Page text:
New statistics show that the number of overdose deaths in January rose higher than in any month last year.

A partnership between the Maine's Attorney General's Office, State Medical Examiner's Office, and the Office of Behavioral Health has started reporting overdose deaths monthly in 2021, in an effort to increase visibility of the state's drug problem. In January, there were 29 confirmed overdose deaths and 29 suspected.

2020 was a record-breaking year for deaths caused by drug overdoses, with the state averaging 42 OD deaths per month. Those numbers fluctuated, month-to-month, between 34 and 53, so January's total of 58 possible overdose deaths shows an upward trend. Officials say they expect that the number of deaths will go down in February, but it's a discouraging start to the year.

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A death is considered a 'drug death' when one or more drugs are mentioned on the death certificate as a contributing factor to the person's demise. The report states that most overdose deaths are accidental, and related to a number of factors, including: the lethality of the drug; the user's overall health/underlying conditions; the circumstances in which the drugs are used.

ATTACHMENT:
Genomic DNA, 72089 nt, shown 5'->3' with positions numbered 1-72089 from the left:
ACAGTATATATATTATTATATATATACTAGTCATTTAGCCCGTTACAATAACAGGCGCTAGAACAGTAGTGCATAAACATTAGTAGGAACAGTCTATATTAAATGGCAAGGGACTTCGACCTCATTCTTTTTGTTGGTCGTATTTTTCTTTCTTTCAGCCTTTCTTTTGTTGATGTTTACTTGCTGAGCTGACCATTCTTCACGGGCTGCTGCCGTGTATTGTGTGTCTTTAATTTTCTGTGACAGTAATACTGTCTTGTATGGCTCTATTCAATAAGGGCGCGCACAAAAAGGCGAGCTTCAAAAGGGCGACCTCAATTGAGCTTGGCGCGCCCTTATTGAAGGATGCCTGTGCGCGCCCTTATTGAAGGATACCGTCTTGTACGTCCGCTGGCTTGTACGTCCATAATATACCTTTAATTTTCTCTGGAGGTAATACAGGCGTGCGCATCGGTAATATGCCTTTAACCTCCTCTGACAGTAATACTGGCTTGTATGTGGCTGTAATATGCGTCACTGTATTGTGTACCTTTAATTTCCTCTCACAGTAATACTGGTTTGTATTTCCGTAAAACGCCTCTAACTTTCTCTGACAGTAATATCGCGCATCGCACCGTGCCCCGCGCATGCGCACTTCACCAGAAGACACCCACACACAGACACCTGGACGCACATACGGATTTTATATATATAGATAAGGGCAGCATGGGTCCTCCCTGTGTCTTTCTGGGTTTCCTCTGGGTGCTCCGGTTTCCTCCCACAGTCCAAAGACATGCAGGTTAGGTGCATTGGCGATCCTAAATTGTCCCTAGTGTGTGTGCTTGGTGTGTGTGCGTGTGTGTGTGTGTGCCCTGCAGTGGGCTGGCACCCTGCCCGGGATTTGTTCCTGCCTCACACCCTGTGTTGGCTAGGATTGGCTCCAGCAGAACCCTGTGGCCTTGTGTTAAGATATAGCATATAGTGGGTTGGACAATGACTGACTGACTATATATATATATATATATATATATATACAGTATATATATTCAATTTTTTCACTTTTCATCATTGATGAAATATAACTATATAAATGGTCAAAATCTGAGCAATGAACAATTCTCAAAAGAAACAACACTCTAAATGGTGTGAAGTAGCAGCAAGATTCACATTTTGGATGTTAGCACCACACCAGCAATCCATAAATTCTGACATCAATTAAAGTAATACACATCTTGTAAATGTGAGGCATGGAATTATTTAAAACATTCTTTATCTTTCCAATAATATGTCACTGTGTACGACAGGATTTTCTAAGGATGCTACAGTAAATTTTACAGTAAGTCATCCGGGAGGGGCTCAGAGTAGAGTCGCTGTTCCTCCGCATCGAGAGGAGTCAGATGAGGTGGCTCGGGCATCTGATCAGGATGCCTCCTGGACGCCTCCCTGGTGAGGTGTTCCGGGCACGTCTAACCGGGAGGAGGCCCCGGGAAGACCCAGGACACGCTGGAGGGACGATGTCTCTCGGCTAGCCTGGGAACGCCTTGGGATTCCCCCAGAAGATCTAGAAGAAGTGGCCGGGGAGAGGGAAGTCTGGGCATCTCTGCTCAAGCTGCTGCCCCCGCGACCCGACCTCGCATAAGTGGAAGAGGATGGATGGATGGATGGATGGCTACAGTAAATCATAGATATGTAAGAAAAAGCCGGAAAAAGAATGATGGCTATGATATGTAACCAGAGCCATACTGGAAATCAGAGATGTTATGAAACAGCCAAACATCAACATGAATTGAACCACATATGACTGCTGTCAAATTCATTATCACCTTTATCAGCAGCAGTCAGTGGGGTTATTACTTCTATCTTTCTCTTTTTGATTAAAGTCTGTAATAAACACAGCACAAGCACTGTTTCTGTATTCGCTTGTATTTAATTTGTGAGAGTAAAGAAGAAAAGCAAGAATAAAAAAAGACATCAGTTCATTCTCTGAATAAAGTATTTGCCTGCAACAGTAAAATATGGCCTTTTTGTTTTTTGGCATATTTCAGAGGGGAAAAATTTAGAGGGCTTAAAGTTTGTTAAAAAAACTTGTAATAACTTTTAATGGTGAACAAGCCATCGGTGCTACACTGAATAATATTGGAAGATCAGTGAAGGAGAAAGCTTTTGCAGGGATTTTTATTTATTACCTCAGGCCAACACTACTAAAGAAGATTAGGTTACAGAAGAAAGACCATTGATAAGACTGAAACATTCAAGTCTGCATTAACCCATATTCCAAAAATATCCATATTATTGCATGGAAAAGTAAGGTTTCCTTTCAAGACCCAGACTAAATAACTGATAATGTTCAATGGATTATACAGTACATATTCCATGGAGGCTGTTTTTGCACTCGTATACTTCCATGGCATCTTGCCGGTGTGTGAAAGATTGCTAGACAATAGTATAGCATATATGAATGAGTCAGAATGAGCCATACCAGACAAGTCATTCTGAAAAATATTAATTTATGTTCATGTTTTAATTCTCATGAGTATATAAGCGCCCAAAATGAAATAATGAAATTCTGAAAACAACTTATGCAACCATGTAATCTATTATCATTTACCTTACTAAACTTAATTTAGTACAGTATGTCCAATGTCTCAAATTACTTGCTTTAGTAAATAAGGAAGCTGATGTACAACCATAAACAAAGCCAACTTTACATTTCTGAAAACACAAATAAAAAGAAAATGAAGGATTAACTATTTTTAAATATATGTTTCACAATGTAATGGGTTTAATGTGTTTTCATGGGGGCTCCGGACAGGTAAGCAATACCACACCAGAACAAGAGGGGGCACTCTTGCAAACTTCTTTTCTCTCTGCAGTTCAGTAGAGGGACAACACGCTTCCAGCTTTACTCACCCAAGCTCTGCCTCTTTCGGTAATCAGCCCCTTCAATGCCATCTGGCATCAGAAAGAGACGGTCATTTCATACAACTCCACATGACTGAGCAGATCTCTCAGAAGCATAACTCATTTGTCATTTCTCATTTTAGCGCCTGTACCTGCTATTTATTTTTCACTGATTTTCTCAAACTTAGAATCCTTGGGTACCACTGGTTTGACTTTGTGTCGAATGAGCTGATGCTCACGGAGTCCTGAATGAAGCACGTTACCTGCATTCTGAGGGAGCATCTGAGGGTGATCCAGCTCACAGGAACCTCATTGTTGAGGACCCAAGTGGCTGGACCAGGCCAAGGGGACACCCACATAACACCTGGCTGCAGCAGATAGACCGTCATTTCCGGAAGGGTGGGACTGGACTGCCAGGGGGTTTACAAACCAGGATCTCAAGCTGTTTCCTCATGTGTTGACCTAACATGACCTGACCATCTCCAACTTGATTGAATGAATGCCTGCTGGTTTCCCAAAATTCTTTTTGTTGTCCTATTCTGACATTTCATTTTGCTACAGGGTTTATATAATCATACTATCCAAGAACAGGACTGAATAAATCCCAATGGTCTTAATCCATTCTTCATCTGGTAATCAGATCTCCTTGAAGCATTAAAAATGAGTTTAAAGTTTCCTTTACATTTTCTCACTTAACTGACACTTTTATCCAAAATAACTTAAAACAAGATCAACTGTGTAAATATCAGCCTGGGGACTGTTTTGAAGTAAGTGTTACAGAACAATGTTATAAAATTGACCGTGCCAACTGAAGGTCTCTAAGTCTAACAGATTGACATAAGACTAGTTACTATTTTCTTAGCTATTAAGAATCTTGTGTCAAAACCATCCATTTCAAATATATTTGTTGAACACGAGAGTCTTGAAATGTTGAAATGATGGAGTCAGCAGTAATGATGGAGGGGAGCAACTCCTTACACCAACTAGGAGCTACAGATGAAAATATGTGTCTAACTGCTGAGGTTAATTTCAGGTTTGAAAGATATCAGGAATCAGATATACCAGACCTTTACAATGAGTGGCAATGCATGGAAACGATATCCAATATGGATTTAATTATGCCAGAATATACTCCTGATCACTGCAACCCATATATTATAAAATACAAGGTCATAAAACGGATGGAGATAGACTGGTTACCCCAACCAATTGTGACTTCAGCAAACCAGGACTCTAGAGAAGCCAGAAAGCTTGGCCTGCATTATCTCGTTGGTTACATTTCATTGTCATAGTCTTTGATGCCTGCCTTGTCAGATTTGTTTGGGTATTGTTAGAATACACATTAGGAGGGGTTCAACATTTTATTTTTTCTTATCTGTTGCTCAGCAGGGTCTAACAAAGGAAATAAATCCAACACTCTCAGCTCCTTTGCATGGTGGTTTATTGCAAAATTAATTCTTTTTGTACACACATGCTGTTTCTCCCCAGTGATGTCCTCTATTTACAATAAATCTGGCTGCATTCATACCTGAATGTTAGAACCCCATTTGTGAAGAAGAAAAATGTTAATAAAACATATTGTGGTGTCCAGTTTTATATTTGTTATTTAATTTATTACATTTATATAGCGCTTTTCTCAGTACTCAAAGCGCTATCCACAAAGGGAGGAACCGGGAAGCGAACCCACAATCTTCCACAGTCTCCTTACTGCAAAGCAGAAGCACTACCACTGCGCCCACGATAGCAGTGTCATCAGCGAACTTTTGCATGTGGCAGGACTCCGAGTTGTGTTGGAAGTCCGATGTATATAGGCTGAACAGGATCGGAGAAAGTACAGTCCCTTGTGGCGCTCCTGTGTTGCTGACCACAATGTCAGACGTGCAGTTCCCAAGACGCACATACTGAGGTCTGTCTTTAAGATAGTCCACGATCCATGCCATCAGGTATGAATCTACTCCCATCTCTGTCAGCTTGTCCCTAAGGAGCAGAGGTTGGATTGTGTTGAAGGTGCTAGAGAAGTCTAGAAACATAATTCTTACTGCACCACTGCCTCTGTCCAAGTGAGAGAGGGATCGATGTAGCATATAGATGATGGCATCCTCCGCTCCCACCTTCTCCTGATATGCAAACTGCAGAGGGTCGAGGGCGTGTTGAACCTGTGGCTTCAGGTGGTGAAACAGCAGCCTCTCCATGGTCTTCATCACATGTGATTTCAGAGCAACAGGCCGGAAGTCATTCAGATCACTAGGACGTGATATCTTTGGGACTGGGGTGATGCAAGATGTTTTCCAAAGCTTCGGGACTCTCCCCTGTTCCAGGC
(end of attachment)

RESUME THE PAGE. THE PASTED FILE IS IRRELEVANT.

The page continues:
The report also analyzed the most common drugs causing overdose deaths, with fentanyl analogs topping the list. Fentanyl was responsible for 67% of the overdose deaths in January 2021, followed by heroin at 11%. Cocaine and pharmaceutical opioids were tied at 24% and methamphetamine was responsible for 20%.

One of the goals of the monthly reporting, in partnership with the Maine Naloxone Distribution Initiative, is to educate the public about this opioid overdose-reversal drug. Anyone who knows a drug user is advised to have Naloxone on hand, and know how to use it. They also hope to encourage those with substance use disorder to always be around others when using their drug of choice, or to seek treatment for their habit.

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